tain the church decided the trustees to sell their house and lots to the
Ohio Street Methodist Society, as before stated. The society then re-
mained dormant until about 1875 when the present brick edifice was
erected on the porth side of Union street near P'ord.

The Church of the Sacred Heart of Mary (French Catholic) was or-
ganized by Rev. Eugene Rey, and the corner stone of the first church



i



439

edifice, on the corner of Staftbrd and Buffalo streets, was laid September
II, 1881. This church was burned April 2, 1885. The present building,
was erected on the same site.

GREEN ISLAND (VILLAGE AND TOWN.)

Green Island originally constituted a part of Rensselaer Manor and
with what was called Jan Gownson Island and land opposite thereto on
the west bank of the sixth sprout of the Mohawk and extending back
one-half an English mile, comprised the farm or " Bowery " called
Turkee. This farm was sold by Killian Van Rensselaer to Col. Peter
Schuyler on May 6, 1708, the consideration being one-tenth part of the
annual crops of the farm. Maria Schuyler the colonel's wife, was a sister
of the Patroon. On June 8, 1713, Schuyler sold the Turkee farm to
Hendrick Oothout of Albany, a carpenter, for ^^850 New York money.
Green Island remained the property of Oothout and his descendants
until the early part of the present century, when George Tibbitts became
the owner of 262 acres of the northern part, which is about two- thirds
of the whole.

In 1835 the Rensselaer and Saratoga Railroad Company built its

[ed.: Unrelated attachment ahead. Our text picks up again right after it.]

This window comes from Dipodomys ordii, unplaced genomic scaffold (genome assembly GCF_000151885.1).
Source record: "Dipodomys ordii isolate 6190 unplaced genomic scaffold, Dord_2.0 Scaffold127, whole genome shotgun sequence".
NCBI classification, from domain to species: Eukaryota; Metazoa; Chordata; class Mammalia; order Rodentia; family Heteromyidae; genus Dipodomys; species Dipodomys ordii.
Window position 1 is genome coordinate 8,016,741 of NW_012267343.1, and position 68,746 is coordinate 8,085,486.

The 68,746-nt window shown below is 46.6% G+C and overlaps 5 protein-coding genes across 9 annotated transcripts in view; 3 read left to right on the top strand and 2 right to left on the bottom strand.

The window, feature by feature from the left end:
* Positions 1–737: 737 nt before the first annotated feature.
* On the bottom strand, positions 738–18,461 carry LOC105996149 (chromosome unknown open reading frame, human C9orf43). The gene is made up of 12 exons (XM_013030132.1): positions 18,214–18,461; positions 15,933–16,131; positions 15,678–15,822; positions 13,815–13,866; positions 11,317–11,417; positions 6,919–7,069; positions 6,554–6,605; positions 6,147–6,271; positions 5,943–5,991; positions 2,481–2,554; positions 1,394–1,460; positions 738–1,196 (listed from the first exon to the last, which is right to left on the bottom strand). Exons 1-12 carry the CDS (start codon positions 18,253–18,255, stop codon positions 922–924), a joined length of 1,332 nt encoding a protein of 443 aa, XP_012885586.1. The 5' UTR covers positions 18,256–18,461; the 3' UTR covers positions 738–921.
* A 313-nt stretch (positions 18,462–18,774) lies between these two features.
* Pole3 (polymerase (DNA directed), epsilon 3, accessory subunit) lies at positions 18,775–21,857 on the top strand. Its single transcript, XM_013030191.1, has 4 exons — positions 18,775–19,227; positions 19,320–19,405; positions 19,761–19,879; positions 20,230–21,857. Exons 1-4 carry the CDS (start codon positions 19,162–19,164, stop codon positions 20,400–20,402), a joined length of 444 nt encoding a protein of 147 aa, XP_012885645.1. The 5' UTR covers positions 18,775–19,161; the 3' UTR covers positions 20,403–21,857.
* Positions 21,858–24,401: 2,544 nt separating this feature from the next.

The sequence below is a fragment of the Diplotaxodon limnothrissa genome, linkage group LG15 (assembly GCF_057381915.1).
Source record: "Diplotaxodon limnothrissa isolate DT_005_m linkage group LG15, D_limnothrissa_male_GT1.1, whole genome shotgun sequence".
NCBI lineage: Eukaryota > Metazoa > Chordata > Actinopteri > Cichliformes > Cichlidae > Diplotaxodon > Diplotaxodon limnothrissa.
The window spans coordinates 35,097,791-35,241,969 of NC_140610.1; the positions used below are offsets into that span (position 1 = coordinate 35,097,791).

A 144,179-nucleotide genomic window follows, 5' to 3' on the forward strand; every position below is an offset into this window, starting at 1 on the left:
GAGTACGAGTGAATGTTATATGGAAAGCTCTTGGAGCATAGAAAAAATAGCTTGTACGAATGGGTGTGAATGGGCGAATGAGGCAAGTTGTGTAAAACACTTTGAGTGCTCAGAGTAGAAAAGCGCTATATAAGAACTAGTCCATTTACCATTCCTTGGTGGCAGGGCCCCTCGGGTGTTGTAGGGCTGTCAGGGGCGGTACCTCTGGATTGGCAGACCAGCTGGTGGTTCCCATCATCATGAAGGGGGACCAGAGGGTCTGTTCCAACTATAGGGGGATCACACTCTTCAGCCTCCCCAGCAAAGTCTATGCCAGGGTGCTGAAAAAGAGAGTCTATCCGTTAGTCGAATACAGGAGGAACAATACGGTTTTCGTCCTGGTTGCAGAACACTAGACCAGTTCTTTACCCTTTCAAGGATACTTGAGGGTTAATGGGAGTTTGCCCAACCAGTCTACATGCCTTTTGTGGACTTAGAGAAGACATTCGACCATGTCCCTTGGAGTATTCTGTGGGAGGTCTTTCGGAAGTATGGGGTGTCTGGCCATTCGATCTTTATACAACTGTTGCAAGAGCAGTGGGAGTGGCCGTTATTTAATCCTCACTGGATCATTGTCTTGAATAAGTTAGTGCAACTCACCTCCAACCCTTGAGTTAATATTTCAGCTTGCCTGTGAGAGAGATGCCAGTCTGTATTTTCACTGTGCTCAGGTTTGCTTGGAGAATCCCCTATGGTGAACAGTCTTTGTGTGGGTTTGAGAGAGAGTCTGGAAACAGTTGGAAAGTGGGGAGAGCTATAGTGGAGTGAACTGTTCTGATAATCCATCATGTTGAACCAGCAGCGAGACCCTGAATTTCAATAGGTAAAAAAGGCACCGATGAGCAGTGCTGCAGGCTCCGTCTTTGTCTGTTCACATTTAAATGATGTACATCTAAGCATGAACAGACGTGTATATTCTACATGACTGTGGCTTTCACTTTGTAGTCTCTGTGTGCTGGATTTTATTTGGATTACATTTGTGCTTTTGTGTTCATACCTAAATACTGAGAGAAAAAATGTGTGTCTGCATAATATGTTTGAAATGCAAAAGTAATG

bridge from the island to Troy and the first train of cars passed over it
on October 8, of that year. A little later the company erected a wooden
bridge connecting the island with West Troy, and opened the roadway
across the island which became and now is Albany street; this was the
first public street opened. Previous to these improvements the island
had little importance. Until 1854 the cars were drawn by horses from
the island terminus of the bridge to the Troy House in Troy ; in tliat
year a second bridge was built adjoining the first and locomotives took
the place of horses in crossing it, while the first bridge was repaired and
given up to teams and pedestrians. On May 10, 1862, the eastern half
of the old bridge was burned, but at once rebuilt with wood. In 1879
the western half was rebuilt of iron and in 1884 the eastern end was
likewise renewed.

In 1823 the Sta^e constructed a dam across the Hudson River from
Green Island to Troy, its completion being duly celebrated. This dam
is 1,100 feet long and nine feet high. At its eastern end was built a
sloop lock with a length of 114 feet, a width of thirty feet, height of



430

twenty- five feet and nine feet lift. In the year 1S49 work was begun
by Daniel Hartnett, James Brady, and Ephraim Baldwin of West Troy,
under State direction, on a dyke and pier, the first at the northern end
and the second at the southern end of the island. The dyke was so
located as to turn the water of this sprout of the Mohawk into the Hud-
son, while the pier at the soutliern end acts as a dam and raises the
water in the large basin thus formed several feet. At the southern end
of the pier a lock was built through which boats pass from the basin to
the Hudson. This work was finished in 1852. In carrying out these
improvements the former bluff, eight to ten feet high, along the east
side of the island, was cut away to obtain dirt. Human bones and
other evidences of early occupation were found while making this
excavation. Prior to 1850 that part of the island south of Albany av-
enue was in a wild state and was used for picnic grounds. Thither the
remnant of the St. Francis Indians came in the summer months to camp
and sell their baskets and other goods. In 1840 was begun the con-
struction of the Troy and Schenectady Railroad, which crosses the
island, the first trains on which ran about November i, 1842. At this
time there were only six dwellings on the island, a small school house,
a saw mill at the State dam, and a few shops.

After these various imiirovements Green Island was rapidly settled